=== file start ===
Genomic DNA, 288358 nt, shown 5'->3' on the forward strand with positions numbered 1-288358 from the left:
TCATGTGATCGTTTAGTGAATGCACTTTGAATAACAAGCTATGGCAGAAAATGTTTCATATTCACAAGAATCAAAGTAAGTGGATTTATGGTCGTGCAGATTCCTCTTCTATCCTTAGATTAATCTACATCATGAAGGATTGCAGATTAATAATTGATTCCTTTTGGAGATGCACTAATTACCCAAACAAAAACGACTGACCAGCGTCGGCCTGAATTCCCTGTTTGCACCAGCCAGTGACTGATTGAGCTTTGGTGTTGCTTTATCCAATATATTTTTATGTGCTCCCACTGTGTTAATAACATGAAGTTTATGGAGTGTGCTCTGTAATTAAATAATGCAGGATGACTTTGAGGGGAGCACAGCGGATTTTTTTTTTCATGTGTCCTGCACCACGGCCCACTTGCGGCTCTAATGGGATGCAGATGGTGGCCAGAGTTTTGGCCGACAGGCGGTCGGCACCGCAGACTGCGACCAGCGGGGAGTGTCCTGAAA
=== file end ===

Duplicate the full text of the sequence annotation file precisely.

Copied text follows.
Genomic DNA, 288358 nt, shown 5'->3' on the forward strand with positions numbered 1-288358 from the left:
TCATGTGATCGTTTAGTGAATGCACTTTGAATAACAAGCTATGGCAGAAAATGTTTCATATTCACAAGAATCAAAGTAAGTGGATTTATGGTCGTGCAGATTCCTCTTCTATCCTTAGATTAATCTACATCATGAAGGATTGCAGATTAATAATTGATTCCTTTTGGAGATGCACTAATTACCCAAACAAAAACGACTGACCAGCGTCGGCCTGAATTCCCTGTTTGCACCAGCCAGTGACTGATTGAGCTTTGGTGTTGCTTTATCCAATATATTTTTATGTGCTCCCACTGTGTTAATAACATGAAGTTTATGGAGTGTGCTCTGTAATTAAATAATGCAGGATGACTTTGAGGGGAGCACAGCGGATTTTTTTTTTCATGTGTCCTGCACCACGGCCCACTTGCGGCTCTAATGGGATGCAGATGGTGGCCAGAGTTTTGGCCGACAGGCGGTCGGCACCGCAGACTGCGACCAGCGGGGAGTGTCCTGAAA